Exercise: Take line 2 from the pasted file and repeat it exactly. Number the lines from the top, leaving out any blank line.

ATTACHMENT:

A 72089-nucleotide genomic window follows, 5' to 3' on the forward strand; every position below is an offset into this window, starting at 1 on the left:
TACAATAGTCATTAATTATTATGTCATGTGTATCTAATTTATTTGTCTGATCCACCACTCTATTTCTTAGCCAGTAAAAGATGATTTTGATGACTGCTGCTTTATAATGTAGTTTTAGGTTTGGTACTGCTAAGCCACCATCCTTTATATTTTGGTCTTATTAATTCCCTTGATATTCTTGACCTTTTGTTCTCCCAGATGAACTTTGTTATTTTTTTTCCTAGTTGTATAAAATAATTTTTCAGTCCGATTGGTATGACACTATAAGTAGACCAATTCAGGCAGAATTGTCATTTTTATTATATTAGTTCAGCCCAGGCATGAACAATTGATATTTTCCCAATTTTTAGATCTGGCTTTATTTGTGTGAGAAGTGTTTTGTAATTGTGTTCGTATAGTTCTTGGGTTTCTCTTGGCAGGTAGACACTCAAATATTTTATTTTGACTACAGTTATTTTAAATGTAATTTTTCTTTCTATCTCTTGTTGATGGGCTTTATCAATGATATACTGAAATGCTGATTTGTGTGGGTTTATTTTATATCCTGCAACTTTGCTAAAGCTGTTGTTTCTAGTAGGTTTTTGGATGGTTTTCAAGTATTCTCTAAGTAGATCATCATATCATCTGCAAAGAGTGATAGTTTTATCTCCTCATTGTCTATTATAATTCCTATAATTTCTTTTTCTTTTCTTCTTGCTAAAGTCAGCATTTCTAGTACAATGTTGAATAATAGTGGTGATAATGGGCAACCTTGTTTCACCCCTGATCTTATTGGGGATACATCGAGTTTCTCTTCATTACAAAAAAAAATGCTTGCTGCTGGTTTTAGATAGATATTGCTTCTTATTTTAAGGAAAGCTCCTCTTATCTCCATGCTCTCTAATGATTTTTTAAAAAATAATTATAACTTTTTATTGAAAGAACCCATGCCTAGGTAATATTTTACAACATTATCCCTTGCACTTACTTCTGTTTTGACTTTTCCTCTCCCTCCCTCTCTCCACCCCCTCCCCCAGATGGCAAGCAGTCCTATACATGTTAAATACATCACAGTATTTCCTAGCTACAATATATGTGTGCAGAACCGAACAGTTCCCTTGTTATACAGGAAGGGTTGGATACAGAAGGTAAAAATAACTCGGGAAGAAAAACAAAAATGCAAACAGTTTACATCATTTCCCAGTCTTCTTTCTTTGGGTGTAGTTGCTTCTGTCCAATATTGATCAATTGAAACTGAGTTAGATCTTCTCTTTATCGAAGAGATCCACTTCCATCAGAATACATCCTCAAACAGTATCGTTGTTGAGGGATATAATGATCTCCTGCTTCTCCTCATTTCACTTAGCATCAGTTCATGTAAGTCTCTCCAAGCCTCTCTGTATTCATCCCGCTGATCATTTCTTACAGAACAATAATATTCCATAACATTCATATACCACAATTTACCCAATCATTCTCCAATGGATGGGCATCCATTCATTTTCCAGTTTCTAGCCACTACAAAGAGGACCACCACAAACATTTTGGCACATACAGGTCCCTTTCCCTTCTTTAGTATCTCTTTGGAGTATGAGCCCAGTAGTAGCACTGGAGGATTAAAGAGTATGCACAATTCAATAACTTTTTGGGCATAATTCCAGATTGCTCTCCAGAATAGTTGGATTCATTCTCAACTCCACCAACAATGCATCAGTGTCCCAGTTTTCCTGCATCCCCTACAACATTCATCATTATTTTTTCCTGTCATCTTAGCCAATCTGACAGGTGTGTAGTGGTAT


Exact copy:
TACAATAGTCATTAATTATTATGTCATGTGTATCTAATTTATTTGTCTGATCCACCACTCTATTTCTTAGCCAGTAAAAGATGATTTTGATGACTGCTGCTTTATAATGTAGTTTTAGGTTTGGTACTGCTAAGCCACCATCCTTTATATTTTGGTCTTATTAATTCCCTTGATATTCTTGACCTTTTGTTCTCCCAGATGAACTTTGTTATTTTTTTTCCTAGTTGTATAAAATAATTTTTCAGTCCGATTGGTATGACACTATAAGTAGACCAATTCAGGCAGAATTGTCATTTTTATTATATTAGTTCAGCCCAGGCATGAACAATTGATATTTTCCCAATTTTTAGATCTGGCTTTATTTGTGTGAGAAGTGTTTTGTAATTGTGTTCGTATAGTTCTTGGGTTTCTCTTGGCAGGTAGACACTCAAATATTTTATTTTGACTACAGTTATTTTAAATGTAATTTTTCTTTCTATCTCTTGTTGATGGGCTTTATCAATGATATACTGAAATGCTGATTTGTGTGGGTTTATTTTATATCCTGCAACTTTGCTAAAGCTGTTGTTTCTAGTAGGTTTTTGGATGGTTTTCAAGTATTCTCTAAGTAGATCATCATATCATCTGCAAAGAGTGATAGTTTTATCTCCTCATTGTCTATTATAATTCCTATAATTTCTTTTTCTTTTCTTCTTGCTAAAGTCAGCATTTCTAGTACAATGTTGAATAATAGTGGTGATAATGGGCAACCTTGTTTCACCCCTGATCTTATTGGGGATACATCGAGTTTCTCTTCATTACAAAAAAAAATGCTTGCTGCTGGTTTTAGATAGATATTGCTTCTTATTTTAAGGAAAGCTCCTCTTATCTCCATGCTCTCTAATGATTTTTTAAAAAATAATTATAACTTTTTATTGAAAGAACCCATGCCTAGGTAATATTTTACAACATTATCCCTTGCACTTACTTCTGTTTTGACTTTTCCTCTCCCTCCCTCTCTCCACCCCCTCCCCCAGATGGCAAGCAGTCCTATACATGTTAAATACATCACAGTATTTCCTAGCTACAATATATGTGTGCAGAACCGAACAGTTCCCTTGTTATACAGGAAGGGTTGGATACAGAAGGTAAAAATAACTCGGGAAGAAAAACAAAAATGCAAACAGTTTACATCATTTCCCAGTCTTCTTTCTTTGGGTGTAGTTGCTTCTGTCCAATATTGATCAATTGAAACTGAGTTAGATCTTCTCTTTATCGAAGAGATCCACTTCCATCAGAATACATCCTCAAACAGTATCGTTGTTGAGGGATATAATGATCTCCTGCTTCTCCTCATTTCACTTAGCATCAGTTCATGTAAGTCTCTCCAAGCCTCTCTGTATTCATCCCGCTGATCATTTCTTACAGAACAATAATATTCCATAACATTCATATACCACAATTTACCCAATCATTCTCCAATGGATGGGCATCCATTCATTTTCCAGTTTCTAGCCACTACAAAGAGGACCACCACAAACATTTTGGCACATACAGGTCCCTTTCCCTTCTTTAGTATCTCTTTGGAGTATGAGCCCAGTAGTAGCACTGGAGGATTAAAGAGTATGCACAATTCAATAACTTTTTGGGCATAATTCCAGATTGCTCTCCAGAATAGTTGGATTCATTCTCAACTCCACCAACAATGCATCAGTGTCCCAGTTTTCCTGCATCCCCTACAACATTCATCATTATTTTTTCCTGTCATCTTAGCCAATCTGACAGGTGTGTAGTGGTAT